review by Maryom
For the patients at Sharston asylum, Friday evenings are special. The men and women, so carefully segregated the rest of the week, are allowed to meet in the fabulous ballroom at the heart of the building, to listen to music, to dance, to meet and behave as 'normal' people. In this unlikely setting, John and Ella meet, and fall in love. But participation is a treat reserved for the 'well-behaved', permission is given and withdrawn on the whim of the doctors, and not all of Ella's efforts to 'be good' can avoid the couple being parted.
For this her second novel, Anna Hope goes back to 1911, to a remote asylum on the edge of the Yorkshire moors, for a story about finding love in the most unlikely place, a story in which human feelings clash with science and ambition.
The story unfolds from three points of view - those of John, Ella and Dr Charles Fuller. The reader is introduced to the asylum through Ella's eyes as she is first admitted - the reason for her incarceration is a fit of temper or despair at the mindless,monotonous drudgery of life at the mill where she works. In her frustration she breaks a window, and fights viciously with the men who try to restrain her, but while she expects to be arrested for her act, finding herself in a mental asylum comes as a shock. She soon realises that the only possibility of leaving lies through following her mother's advice 'be good'.
John is melancholy and depressed, but Ella opens up new possibilities for him, of love, freedom and hope.
Initially the regime at Sharston asylum seems progressive and comparatively enlightened - there's none of the electric shock treatment or cold plunge baths that I've read of elsewhere; perhaps those forms of treatment are reserved for the chronically ill who disappear to their own wing of the building unlikely to ever emerge. For those deemed 'acute' and therefore curable, rehabilitation consists mainly of a combination of strenuous physical work in the mornings and quiet reflective times in the afternoons when one of the younger doctors, Charles Fuller, has introduced the concept of playing the piano to calm his patients' anxieties. But the lives of the patients still depend entirely on the whims of the staff and doctors - and as Fuller begins to feel these enlightened ideas leading him down what he sees as a slippery slope to depravity, he reacts by adopting a hostile, repressive attitude. Oddly, perhaps, as I felt no sympathy for him, Charles' character development was the most interesting of the three; from seeing his patients as people in need of solicitude and encouragement, he becomes eager to oppress them whenever possible, turning his feeling of self-hatred on to them.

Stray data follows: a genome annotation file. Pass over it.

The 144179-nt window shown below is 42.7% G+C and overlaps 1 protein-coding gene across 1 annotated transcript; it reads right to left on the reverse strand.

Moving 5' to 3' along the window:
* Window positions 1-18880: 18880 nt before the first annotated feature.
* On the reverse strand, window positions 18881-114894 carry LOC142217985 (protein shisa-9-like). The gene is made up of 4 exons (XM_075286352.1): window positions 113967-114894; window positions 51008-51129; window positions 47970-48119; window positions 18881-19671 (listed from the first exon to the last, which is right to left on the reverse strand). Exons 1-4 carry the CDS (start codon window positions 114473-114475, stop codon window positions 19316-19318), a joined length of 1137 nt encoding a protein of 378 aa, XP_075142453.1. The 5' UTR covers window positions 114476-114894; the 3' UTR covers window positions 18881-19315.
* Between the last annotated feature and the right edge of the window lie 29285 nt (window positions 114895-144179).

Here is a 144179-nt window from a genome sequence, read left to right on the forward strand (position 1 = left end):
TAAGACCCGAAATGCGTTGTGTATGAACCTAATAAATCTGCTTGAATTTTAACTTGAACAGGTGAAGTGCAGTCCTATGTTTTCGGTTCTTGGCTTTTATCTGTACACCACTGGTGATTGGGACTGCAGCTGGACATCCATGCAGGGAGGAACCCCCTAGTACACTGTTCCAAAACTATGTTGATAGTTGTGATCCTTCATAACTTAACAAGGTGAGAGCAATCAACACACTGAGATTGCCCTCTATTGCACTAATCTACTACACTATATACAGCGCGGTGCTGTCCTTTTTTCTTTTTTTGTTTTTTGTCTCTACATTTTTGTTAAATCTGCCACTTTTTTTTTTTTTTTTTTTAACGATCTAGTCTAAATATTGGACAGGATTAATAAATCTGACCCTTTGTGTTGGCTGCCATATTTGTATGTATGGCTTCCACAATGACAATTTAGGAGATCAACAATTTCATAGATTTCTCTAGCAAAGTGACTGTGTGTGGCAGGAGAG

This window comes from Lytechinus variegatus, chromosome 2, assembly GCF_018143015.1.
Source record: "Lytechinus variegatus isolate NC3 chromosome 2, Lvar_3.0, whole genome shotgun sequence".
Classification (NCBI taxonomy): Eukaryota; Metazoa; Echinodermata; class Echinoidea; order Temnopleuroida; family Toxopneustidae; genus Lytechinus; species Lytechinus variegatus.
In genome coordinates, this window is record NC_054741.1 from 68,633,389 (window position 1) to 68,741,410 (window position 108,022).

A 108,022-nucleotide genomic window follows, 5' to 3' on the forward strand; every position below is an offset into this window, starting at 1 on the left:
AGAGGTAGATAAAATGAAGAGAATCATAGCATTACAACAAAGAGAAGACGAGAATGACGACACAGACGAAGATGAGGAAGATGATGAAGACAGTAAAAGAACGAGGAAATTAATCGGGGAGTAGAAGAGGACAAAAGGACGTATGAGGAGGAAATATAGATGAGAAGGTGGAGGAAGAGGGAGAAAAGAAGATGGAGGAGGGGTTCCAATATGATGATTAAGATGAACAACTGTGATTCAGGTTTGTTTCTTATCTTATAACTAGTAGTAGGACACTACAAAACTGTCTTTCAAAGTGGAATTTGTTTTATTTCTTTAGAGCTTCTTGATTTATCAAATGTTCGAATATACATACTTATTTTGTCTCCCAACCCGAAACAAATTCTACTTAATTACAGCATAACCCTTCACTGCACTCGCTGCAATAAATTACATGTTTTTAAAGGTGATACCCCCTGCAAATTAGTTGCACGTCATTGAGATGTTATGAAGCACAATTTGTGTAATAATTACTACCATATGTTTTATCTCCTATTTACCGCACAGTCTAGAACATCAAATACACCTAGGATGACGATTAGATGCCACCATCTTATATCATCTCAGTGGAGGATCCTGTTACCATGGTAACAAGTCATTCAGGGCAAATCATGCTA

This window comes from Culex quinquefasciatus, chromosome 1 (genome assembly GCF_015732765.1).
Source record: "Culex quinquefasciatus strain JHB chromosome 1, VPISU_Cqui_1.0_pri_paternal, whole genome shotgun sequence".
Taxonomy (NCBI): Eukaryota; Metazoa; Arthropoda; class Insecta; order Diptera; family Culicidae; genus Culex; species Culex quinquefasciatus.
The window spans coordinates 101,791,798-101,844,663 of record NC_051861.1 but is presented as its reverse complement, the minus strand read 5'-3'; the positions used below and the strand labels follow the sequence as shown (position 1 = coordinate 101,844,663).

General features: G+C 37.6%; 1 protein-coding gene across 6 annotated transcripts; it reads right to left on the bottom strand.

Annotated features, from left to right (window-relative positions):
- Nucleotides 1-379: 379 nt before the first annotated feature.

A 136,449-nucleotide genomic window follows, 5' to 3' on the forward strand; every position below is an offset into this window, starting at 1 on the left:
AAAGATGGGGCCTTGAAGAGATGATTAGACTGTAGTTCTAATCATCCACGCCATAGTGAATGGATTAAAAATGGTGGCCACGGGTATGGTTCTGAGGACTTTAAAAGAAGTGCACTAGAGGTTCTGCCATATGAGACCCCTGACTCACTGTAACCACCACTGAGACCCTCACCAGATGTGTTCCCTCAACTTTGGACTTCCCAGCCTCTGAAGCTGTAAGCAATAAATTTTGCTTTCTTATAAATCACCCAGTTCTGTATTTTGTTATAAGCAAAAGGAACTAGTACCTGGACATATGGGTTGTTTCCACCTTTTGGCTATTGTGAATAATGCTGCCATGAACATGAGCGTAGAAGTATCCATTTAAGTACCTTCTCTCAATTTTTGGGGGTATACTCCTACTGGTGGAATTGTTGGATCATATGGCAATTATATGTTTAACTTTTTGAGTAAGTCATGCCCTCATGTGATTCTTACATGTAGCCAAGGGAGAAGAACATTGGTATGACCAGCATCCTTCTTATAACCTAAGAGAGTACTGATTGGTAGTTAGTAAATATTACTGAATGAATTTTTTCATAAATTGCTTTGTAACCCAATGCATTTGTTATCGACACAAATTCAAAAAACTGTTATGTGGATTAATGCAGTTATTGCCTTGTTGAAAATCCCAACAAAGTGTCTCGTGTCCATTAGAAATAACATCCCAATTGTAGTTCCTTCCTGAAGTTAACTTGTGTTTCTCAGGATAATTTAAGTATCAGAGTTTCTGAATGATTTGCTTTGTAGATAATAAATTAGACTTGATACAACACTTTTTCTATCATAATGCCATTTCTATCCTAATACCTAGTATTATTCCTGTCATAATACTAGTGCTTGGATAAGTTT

I found Anna Hope's debut Wake moving and engrossing, and the Ballroom is too - but even better! The slow reveal of character, the balancing of a love story against the building of tension between John and Charles, the growing dread that in his role as doctor, Charles has the opportunity to enact revenge in the name of science and progress, all add up to a wonderful read. As with so many novels that I love, it can be read at various 'depths' - take it at its surface as a compelling read or seek out the underlying issues, both scientific and personal. I loved it, and I think it will be one of this year's 'must reads'.
Maryom's review - 5 stars
Publisher - DoubledayGenre - adult historical fiction,